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Retiree comes home to find all his life belongings gone after bank forecloses on wrong home.


Have you come home to find your life belongings thrown out lately?

dailymailco.uk: A Florida retiree has filed a lawsuit against a company that cleans out houses in foreclosure, after they mistakenly emptied his home.

Upon returning home from a vacation in 2009, an 82 year Tampa retiree, Beniti Santiago Sr received the shock of his life when he arrived to find his home padlocked and his entire life’s possessions gone, including pictures of his deceased wife.This after public records show that the home was never in foreclosure.

At the time, Mr Santiago’s son called the company involved, whom Mr Santiago has now gone on to sue, Field Asset Services. The company at the time acknowledged it had made an error only to change its mind 3 months later.

Company attorney Chris Helling wrote: ‘FAS has found no record of servicing the property to your client.

But Santiago’s attorney, J Scott Murphy, claims in the filings agents from Field Asset Services were hired by Countrywide Home Loans to carry out cleanup services to a condominium next door that once used the address 4255 W Humphrey Street before the alleged mix-up occurred.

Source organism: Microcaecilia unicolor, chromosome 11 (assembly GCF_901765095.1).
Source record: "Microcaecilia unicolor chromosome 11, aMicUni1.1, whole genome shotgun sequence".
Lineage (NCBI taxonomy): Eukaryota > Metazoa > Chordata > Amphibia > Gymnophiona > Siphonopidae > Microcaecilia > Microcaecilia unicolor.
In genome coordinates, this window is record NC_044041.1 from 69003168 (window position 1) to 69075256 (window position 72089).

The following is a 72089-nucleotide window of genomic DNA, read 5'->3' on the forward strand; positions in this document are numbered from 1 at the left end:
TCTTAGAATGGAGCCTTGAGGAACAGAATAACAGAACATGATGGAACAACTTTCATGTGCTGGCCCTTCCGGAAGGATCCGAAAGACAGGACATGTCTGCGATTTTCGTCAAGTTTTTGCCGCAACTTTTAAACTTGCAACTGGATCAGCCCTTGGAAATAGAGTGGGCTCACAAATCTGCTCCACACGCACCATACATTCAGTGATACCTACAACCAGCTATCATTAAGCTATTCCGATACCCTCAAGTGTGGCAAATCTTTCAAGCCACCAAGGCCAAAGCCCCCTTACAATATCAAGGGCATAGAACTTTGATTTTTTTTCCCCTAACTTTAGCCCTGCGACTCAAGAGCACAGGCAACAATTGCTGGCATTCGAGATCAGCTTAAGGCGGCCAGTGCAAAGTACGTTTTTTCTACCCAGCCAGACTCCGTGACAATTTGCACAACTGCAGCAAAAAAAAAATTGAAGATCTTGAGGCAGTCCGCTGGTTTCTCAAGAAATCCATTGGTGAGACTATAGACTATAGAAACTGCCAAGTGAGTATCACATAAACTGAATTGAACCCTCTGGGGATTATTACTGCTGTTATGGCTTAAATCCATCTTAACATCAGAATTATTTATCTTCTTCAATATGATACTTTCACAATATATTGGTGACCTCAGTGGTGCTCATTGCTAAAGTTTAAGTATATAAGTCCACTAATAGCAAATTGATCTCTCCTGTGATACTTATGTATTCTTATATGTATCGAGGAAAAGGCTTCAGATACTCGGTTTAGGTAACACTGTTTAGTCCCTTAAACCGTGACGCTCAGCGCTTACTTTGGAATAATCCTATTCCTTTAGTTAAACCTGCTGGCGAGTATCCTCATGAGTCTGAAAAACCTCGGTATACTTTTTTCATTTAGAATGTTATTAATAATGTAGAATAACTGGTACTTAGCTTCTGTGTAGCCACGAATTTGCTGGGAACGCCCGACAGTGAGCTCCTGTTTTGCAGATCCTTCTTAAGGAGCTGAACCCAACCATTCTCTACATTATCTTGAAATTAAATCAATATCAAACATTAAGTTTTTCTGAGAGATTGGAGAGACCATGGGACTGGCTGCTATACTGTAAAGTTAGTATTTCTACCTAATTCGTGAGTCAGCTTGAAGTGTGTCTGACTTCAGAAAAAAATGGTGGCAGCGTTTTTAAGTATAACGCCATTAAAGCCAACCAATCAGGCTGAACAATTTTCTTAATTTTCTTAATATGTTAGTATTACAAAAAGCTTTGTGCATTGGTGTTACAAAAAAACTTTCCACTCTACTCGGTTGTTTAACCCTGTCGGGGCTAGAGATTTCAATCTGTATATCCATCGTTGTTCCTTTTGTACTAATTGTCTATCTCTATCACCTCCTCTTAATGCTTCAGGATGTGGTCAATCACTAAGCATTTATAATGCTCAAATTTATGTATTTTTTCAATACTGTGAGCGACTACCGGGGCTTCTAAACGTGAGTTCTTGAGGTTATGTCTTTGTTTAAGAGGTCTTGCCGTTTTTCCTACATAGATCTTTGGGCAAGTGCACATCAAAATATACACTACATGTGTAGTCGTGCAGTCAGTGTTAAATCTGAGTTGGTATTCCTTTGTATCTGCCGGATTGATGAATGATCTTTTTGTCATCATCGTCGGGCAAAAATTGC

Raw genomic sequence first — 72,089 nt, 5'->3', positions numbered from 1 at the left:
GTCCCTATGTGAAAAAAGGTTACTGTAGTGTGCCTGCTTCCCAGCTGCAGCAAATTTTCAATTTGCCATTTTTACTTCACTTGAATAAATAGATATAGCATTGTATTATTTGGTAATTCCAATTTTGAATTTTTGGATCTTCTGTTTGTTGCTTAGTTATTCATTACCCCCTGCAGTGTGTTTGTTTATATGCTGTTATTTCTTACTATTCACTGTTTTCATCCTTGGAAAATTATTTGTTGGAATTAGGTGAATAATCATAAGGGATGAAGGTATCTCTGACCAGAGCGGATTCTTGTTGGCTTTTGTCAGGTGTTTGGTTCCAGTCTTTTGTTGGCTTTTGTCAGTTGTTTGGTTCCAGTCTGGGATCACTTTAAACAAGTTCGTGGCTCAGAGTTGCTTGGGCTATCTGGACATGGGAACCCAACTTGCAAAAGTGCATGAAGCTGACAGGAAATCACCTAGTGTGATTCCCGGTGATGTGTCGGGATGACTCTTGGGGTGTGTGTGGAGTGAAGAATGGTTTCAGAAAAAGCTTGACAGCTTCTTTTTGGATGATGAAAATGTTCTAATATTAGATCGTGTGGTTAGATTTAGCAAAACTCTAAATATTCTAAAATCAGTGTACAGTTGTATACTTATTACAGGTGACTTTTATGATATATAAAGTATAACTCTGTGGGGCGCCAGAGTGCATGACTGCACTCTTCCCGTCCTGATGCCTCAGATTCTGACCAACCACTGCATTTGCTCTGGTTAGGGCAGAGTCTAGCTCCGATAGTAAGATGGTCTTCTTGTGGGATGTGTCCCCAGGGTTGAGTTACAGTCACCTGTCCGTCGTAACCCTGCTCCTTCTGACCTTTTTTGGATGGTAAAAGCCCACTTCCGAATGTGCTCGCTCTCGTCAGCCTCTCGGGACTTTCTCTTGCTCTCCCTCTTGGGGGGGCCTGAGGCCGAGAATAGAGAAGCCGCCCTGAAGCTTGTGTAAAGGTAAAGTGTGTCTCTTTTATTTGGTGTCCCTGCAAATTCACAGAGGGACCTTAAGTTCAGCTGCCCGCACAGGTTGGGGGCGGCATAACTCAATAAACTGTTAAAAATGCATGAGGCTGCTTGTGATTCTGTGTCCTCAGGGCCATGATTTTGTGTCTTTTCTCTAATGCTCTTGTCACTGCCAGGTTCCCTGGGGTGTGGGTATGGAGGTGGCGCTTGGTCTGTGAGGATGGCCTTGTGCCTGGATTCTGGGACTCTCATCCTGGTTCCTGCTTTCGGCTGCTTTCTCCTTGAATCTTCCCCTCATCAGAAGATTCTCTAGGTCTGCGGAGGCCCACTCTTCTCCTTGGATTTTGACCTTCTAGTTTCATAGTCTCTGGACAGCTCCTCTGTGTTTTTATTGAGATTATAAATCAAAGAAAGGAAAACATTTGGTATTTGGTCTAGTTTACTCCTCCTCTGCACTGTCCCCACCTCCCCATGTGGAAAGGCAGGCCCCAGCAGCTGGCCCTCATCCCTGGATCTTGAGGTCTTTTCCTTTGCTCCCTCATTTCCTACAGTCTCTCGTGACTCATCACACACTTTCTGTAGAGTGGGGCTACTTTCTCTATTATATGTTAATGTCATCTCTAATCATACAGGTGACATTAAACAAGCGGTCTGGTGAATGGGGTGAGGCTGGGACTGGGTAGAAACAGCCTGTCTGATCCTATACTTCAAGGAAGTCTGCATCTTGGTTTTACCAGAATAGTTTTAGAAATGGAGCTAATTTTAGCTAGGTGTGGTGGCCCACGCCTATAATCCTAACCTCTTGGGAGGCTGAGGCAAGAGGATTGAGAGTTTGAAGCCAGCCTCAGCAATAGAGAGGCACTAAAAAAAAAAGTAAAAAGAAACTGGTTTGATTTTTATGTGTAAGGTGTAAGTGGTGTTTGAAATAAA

Mr Santiago’s son believes his father’s mailbox could have contributed to confusion. He noted the address had been mistaken before by landscapers and unwanted visitors, as one side displays the number ‘4205’ while the other is missing the ‘0’.

Further investigations from the sheriff’s office had the following to say:

‘At this time, it appears that a cleaning company for foreclosures (Field Asset Services) may have mistakenly arrived at the residence in error on 9/17/09 and removed its contents.’

Sullying matters is the contention is the sheriff’s contention that Mr Santiago’s property was valued at $29,100, while he on the other hand argued the true value is $100 000. Never mind the value of sentimental objects such as now missing photos of Mr Santiago’s deceased wife, and of course there’s the cost of emotional distress and inconvenience too.

Carlin Phillips, a Massachusetts attorney who specialises in cases of wrongful ‘lock-outs’, said she has taken on hundreds of cases in the last year as foreclosures sweep the U.S.

Based on his experience, it appears unlikely Mr Santiago will ever see his possessions returned.

‘We have never gotten one piece of property back,’ he told the Times.

To date Field Asset Services has yet to comment on the case but one has to wonder about the apathetic nature of the business of instituting foreclosures on an unsettled community, especially those parties through no fault of their own were just minding their business when they suddenly became the innocent victims of a callous system in deep disregard and acknowledgement of the upheaval their trade actually causes to people- liable or not….

So much for getting the bank’s money back…